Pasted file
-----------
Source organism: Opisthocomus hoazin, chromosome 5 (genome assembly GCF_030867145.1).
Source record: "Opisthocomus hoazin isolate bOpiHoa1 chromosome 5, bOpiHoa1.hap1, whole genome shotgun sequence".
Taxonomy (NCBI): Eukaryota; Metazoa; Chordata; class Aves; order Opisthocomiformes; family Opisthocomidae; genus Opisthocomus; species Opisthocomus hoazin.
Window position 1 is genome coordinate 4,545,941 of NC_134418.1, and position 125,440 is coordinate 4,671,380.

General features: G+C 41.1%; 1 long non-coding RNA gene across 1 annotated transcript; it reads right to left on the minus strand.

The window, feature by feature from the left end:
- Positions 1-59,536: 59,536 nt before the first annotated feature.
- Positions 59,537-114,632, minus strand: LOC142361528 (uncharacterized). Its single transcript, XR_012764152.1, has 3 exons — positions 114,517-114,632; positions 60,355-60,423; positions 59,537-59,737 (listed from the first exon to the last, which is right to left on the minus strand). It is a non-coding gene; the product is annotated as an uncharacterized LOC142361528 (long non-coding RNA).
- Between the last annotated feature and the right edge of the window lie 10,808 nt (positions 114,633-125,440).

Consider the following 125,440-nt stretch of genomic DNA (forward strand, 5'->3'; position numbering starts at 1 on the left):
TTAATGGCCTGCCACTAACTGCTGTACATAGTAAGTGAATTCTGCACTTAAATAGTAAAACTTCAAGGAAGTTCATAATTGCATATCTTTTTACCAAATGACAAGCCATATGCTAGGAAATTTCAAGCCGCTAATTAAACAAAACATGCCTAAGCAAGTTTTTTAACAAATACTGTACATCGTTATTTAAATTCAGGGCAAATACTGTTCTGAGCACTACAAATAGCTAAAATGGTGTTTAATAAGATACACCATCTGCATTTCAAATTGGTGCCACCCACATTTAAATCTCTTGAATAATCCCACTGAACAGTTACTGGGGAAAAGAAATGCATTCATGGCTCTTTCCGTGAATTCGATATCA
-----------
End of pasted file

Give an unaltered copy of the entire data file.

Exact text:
Source organism: Opisthocomus hoazin, chromosome 5 (genome assembly GCF_030867145.1).
Source record: "Opisthocomus hoazin isolate bOpiHoa1 chromosome 5, bOpiHoa1.hap1, whole genome shotgun sequence".
Taxonomy (NCBI): Eukaryota; Metazoa; Chordata; class Aves; order Opisthocomiformes; family Opisthocomidae; genus Opisthocomus; species Opisthocomus hoazin.
Window position 1 is genome coordinate 4,545,941 of NC_134418.1, and position 125,440 is coordinate 4,671,380.

General features: G+C 41.1%; 1 long non-coding RNA gene across 1 annotated transcript; it reads right to left on the minus strand.

The window, feature by feature from the left end:
- Positions 1-59,536: 59,536 nt before the first annotated feature.
- Positions 59,537-114,632, minus strand: LOC142361528 (uncharacterized). Its single transcript, XR_012764152.1, has 3 exons — positions 114,517-114,632; positions 60,355-60,423; positions 59,537-59,737 (listed from the first exon to the last, which is right to left on the minus strand). It is a non-coding gene; the product is annotated as an uncharacterized LOC142361528 (long non-coding RNA).
- Between the last annotated feature and the right edge of the window lie 10,808 nt (positions 114,633-125,440).

Consider the following 125,440-nt stretch of genomic DNA (forward strand, 5'->3'; position numbering starts at 1 on the left):
TTAATGGCCTGCCACTAACTGCTGTACATAGTAAGTGAATTCTGCACTTAAATAGTAAAACTTCAAGGAAGTTCATAATTGCATATCTTTTTACCAAATGACAAGCCATATGCTAGGAAATTTCAAGCCGCTAATTAAACAAAACATGCCTAAGCAAGTTTTTTAACAAATACTGTACATCGTTATTTAAATTCAGGGCAAATACTGTTCTGAGCACTACAAATAGCTAAAATGGTGTTTAATAAGATACACCATCTGCATTTCAAATTGGTGCCACCCACATTTAAATCTCTTGAATAATCCCACTGAACAGTTACTGGGGAAAAGAAATGCATTCATGGCTCTTTCCGTGAATTCGATATCA